Nursing is one of the most rewarding and challenging health care professions. The baccalaureate nursing program at SUNY Brockport prepares a generalist professional practitioner to utilize the nursing process and interpersonal skills in providing health care to clients, families and groups of all ages in any setting. The program also prepares the graduate to interpret and promote professional nursing and to accept responsibility for personal and professional growth.
The nursing program is accredited by the Commission on Collegiate Education and the New York State Department of Education. The College is a member of the American Association of Colleges of Nursing. The program is designed to help students become scientifically and humanistically prepared professional nurses, and to provide a foundation for graduate study in nursing.
Beginning practitioners are most frequently employed in either hospital or community settings. Hospitals offer challenging opportunities for the baccalaureate graduate as do long-term health care facilities. In the community, nurses are employed by public health departments, health maintenance organizations, outpatient clinics, voluntary health organizations, and hospices. Increasingly, nurses have opportunities to participate in entrepreneurial endeavors as independent health care providers. The armed services also offer excellent career opportunities for graduates.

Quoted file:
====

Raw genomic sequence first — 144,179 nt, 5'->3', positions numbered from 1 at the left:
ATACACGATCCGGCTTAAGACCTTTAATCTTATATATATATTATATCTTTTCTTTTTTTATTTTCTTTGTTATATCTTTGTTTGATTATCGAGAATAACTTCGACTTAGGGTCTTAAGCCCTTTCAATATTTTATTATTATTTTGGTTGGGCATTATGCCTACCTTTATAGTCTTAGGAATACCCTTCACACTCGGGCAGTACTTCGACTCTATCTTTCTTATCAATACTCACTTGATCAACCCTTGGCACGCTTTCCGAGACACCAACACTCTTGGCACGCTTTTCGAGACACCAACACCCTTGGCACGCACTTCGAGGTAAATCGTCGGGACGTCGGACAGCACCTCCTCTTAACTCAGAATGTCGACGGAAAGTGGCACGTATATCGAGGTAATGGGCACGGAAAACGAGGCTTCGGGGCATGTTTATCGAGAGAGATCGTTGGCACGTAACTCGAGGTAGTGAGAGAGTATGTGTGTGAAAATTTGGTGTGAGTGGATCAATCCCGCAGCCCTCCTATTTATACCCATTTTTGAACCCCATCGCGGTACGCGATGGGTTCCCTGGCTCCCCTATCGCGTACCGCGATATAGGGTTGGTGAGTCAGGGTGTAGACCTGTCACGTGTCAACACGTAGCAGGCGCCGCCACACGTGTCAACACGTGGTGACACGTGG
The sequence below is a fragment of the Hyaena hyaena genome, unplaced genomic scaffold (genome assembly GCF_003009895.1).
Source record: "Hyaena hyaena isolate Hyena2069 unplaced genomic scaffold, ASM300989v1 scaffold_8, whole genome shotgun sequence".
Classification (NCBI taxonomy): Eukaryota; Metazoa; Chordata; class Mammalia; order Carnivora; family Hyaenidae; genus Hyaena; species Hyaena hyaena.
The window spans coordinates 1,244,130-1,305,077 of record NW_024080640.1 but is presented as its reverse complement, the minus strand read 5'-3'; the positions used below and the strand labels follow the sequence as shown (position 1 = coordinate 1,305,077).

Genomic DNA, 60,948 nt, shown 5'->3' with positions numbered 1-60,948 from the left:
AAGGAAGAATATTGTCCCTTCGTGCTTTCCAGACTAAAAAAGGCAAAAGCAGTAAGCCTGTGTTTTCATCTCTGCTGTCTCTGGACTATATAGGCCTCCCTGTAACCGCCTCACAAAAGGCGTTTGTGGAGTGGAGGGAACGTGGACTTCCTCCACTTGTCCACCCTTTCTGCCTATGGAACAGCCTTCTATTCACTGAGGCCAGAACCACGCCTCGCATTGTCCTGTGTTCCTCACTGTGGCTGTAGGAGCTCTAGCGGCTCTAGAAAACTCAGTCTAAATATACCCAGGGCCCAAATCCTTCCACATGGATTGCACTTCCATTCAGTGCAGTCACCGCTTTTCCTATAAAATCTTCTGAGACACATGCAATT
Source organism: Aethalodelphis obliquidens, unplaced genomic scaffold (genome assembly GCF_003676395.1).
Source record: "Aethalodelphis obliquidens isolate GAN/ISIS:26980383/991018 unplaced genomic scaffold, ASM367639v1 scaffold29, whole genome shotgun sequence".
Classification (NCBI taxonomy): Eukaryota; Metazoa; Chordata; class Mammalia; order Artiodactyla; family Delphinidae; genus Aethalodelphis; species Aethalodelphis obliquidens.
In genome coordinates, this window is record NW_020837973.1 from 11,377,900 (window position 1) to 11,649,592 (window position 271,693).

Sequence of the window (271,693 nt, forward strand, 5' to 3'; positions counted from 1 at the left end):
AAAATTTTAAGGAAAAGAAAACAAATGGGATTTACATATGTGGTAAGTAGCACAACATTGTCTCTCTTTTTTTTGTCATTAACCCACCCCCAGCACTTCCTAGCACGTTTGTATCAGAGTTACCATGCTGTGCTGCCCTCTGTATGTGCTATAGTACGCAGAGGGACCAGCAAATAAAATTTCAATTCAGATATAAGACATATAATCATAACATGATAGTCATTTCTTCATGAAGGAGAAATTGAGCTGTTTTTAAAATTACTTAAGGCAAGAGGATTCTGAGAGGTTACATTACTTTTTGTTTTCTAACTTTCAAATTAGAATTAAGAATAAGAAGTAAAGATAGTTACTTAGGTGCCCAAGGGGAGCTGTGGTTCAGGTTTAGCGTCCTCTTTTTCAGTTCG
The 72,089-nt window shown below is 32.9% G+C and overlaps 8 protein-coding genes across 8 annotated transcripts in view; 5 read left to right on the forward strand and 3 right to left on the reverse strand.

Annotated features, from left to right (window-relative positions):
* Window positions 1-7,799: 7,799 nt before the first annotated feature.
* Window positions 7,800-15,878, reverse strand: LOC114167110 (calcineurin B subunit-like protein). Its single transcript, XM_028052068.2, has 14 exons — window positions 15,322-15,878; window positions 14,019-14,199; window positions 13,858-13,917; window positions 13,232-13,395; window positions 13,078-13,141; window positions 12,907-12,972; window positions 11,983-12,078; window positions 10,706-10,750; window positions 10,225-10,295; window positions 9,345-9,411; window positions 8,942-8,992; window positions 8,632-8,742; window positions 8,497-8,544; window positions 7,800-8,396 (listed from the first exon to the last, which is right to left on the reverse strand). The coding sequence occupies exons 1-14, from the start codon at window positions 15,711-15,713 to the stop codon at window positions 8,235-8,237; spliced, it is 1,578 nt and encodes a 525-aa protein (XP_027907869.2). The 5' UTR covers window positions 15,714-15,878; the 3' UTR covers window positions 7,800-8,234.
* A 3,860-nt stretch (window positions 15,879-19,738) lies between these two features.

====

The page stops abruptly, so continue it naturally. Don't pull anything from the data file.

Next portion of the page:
The nursing curriculum involves classroom, field and clinical experience in nursing theory and practice. The curriculum uses a variety of teaching modalities. Students are expected to assume an active role in the learning process and are responsible for achieving learning outcomes. The focus on learner responsibility lays the foundation for the graduate’s assuming accountability for professional practice and continued individual growth.
Achievement of a grade of 75 or better in all nursing courses is required for continued progress through the nursing program. Successful completion of the following courses is required for graduation:
- NUR 321 Introduction to Pharmacology
- NUR 328 Medication Administration and Techniques
- NUR 329 Nursing: A Systems Approach
- NUR 330 Foundations for Professional Practice for Nursing
- NUR 331 Health Assessment
- NUR 339 The Childbearing Family and Women’s Health
- NUR 337 Client System Response I
- NUR 341 Client System Response II
- NUR 450 Issues and Trends Affecting Health Care